"Under the new operating structure, its main Google business will include search, ads, maps, apps, YouTube and Android and the related technical infrastructure (the “Google business”)"
"In connection with the new operating structure and upon completion of the Alphabet Merger (as defined below), Larry Page will become the Chief Executive Officer (CEO) of Alphabet, Sergey Brin will become the President of Alphabet, Eric E. Schmidt will become the Executive Chairman of Alphabet, Ruth Porat will become the Senior Vice President and Chief Financial Officer (CFO) of Alphabet and David C. Drummond will become the Senior Vice President, Corporate Development, Chief Legal Officer and Secretary of Alphabet. Larry, Sergey, Eric and David will transition to these roles from their respective roles at Google, whereas Ruth will also retain her role as the CFO of Google."
Businesses such as Calico, Nest, and Fiber, as well as its investing arms, such as Google Ventures and Google Capital, and incubator projects, such as Google X, will be managed separately from the Google business.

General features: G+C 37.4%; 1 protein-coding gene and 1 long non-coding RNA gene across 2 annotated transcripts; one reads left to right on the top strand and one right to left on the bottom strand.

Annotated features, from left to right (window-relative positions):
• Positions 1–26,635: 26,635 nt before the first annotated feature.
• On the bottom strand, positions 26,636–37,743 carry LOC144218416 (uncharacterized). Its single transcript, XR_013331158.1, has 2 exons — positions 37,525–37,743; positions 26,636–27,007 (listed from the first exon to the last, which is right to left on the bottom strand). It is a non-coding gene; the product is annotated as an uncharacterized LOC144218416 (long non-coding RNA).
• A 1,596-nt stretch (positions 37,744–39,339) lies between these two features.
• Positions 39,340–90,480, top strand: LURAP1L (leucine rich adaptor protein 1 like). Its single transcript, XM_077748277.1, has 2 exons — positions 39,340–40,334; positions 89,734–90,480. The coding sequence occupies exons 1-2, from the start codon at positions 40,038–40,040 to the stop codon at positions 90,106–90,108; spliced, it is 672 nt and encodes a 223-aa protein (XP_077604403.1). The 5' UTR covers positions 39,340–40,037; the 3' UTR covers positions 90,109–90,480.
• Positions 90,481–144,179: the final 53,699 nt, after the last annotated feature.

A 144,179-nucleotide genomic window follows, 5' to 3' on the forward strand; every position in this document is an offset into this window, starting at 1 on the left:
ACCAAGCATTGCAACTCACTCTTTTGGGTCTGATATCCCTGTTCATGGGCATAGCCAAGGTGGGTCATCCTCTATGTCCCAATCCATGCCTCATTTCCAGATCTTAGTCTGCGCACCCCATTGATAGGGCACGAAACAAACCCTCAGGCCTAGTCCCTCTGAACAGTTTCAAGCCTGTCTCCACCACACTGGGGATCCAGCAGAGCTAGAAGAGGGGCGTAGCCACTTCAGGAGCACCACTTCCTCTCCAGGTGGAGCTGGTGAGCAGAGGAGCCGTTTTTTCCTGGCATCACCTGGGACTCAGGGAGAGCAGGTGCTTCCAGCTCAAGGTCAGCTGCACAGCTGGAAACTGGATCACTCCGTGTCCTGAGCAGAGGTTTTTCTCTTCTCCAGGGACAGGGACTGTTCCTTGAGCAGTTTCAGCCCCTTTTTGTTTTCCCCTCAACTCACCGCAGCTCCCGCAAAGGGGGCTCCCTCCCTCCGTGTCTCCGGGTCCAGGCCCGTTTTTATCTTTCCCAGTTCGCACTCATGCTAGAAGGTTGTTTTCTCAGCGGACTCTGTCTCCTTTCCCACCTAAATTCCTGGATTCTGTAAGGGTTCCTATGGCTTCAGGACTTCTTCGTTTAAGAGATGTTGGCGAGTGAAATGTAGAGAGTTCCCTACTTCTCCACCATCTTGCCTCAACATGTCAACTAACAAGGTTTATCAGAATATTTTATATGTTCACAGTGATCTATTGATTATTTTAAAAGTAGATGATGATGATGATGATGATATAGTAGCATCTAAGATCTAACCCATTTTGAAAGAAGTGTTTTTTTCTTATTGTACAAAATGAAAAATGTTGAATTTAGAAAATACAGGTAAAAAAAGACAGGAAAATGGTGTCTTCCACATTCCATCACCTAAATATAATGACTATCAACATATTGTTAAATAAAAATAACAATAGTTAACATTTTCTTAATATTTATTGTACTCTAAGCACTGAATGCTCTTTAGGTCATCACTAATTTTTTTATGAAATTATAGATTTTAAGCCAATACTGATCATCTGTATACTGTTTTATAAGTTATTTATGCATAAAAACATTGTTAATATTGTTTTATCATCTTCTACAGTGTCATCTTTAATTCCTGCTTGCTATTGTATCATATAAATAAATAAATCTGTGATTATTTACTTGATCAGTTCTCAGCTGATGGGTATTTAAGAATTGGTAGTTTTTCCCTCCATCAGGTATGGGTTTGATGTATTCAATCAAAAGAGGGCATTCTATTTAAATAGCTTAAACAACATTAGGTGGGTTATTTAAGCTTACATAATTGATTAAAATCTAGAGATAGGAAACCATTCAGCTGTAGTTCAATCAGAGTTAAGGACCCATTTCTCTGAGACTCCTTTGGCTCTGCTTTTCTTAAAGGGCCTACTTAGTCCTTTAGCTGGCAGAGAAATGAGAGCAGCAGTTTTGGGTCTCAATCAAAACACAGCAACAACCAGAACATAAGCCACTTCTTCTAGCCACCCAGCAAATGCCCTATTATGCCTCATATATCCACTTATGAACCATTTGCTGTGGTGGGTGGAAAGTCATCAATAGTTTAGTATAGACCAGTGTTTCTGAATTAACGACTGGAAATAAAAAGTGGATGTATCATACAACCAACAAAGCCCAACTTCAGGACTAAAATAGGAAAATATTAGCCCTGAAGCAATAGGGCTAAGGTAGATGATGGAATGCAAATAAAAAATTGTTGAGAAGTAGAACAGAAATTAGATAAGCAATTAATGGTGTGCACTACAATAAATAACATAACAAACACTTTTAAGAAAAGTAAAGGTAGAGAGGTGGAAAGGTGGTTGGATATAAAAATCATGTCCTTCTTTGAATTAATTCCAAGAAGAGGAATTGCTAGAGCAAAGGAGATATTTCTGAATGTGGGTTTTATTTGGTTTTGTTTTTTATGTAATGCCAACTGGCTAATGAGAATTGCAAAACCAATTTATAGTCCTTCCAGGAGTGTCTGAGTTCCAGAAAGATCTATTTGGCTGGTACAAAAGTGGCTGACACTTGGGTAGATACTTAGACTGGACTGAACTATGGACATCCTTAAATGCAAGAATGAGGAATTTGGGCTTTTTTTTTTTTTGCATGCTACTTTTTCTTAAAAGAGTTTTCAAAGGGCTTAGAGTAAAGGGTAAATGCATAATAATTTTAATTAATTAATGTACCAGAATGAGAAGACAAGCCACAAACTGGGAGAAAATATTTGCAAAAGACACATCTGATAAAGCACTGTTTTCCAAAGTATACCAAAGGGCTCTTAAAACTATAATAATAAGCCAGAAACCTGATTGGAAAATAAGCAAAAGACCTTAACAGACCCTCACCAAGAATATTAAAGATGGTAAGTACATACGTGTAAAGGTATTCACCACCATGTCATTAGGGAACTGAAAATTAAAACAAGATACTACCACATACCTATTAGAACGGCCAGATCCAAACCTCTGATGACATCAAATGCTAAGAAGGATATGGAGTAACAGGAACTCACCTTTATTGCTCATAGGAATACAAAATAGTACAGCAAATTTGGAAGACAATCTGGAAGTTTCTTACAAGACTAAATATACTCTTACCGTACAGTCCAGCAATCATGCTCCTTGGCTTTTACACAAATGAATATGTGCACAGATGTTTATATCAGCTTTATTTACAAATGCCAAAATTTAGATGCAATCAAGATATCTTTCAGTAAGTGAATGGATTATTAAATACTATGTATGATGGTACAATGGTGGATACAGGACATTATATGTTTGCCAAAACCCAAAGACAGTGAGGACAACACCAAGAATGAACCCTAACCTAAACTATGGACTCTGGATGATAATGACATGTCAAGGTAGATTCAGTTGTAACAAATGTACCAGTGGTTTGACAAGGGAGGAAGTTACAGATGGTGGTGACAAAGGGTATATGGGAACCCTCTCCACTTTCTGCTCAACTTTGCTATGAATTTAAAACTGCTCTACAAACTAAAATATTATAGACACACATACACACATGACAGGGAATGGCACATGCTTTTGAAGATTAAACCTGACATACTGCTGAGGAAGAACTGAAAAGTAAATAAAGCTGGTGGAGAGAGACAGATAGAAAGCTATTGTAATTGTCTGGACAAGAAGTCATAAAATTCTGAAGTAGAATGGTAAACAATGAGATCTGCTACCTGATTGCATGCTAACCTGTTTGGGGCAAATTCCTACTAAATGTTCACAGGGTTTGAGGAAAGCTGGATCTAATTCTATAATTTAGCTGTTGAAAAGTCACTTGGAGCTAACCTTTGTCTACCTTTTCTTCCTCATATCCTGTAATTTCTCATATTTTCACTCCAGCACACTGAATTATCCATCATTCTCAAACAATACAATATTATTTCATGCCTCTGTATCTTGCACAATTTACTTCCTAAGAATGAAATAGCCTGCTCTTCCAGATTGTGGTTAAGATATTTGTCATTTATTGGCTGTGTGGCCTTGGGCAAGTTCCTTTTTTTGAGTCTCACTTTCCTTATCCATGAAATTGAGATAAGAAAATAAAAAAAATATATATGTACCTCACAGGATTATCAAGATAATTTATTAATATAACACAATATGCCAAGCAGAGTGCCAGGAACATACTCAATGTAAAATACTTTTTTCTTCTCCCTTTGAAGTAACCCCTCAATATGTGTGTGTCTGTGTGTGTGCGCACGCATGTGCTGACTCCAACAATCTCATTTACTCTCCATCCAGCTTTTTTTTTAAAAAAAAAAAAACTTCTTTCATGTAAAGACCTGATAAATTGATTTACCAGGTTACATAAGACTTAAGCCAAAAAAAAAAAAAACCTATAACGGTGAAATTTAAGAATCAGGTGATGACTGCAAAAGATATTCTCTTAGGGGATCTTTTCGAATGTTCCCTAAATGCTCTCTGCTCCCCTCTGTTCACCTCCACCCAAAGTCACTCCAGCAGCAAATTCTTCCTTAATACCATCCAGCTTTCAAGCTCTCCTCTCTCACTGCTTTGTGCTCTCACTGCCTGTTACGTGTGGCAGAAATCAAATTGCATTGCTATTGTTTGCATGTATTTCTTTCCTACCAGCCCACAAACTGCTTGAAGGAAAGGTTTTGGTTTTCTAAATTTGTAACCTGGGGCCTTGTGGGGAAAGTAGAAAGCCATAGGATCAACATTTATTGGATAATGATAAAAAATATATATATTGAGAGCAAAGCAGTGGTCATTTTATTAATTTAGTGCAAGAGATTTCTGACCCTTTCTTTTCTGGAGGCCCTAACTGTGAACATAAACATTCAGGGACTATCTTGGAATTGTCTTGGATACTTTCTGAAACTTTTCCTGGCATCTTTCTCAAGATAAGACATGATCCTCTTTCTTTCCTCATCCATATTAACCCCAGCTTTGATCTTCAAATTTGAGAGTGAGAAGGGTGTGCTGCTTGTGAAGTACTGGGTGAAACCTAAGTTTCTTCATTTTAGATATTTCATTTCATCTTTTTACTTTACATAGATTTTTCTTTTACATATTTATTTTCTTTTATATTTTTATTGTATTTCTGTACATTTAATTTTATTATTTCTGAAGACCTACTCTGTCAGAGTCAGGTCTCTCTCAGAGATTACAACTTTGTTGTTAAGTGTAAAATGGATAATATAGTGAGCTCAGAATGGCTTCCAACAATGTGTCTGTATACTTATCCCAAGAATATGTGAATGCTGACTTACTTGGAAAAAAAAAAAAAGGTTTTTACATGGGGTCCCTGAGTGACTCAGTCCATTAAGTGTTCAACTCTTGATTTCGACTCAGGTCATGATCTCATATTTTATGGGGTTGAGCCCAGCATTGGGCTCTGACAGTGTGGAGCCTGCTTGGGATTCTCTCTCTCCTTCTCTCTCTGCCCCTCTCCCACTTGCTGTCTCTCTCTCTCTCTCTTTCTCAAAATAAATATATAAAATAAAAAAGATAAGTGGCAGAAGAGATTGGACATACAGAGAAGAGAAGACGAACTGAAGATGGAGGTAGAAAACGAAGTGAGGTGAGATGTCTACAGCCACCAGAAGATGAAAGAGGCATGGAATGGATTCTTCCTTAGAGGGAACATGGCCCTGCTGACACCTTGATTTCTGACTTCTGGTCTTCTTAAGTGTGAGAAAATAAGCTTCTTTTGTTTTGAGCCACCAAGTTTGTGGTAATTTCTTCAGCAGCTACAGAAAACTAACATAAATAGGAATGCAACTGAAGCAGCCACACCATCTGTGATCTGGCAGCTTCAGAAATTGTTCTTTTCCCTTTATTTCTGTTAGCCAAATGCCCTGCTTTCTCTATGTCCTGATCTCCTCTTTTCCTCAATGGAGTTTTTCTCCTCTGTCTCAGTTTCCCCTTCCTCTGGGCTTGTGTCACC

Fiber is the most notable to me - seems they see this as more than an experiment and are looking to expand.
YouTube not separating is an interesting one to me, I expected that to be separate.
My guess is this serves 3 benefits:
1 - Less turf wars.
2 - Better visibility to investors on where the money is.
3 - Ability to spin off pieces as needed.
Many companies resist this type of visibility because they don't want a Carl Icahn to come in and demand a spinoff. The share structure of Google/Alphabet precludes this from happening.
Class C - 0 Votes (GOOG)
Class A - 1 Vote (GOOGL ~4% higher cost per share)
Class B - 10 Votes (Not publicly traded)
Sure, I like all the weird sideprojects, but what happens when they decide to build a 100B Monolith on a moon? If you happen to own Class C shares, you have no say.
If you own Class C and to some extent A shareholders get a raw deal.
The Class B holders have their cake and eat it too.
It just feels morally wrong that someone owning 20% or 15% of company controls 50+% of the votes.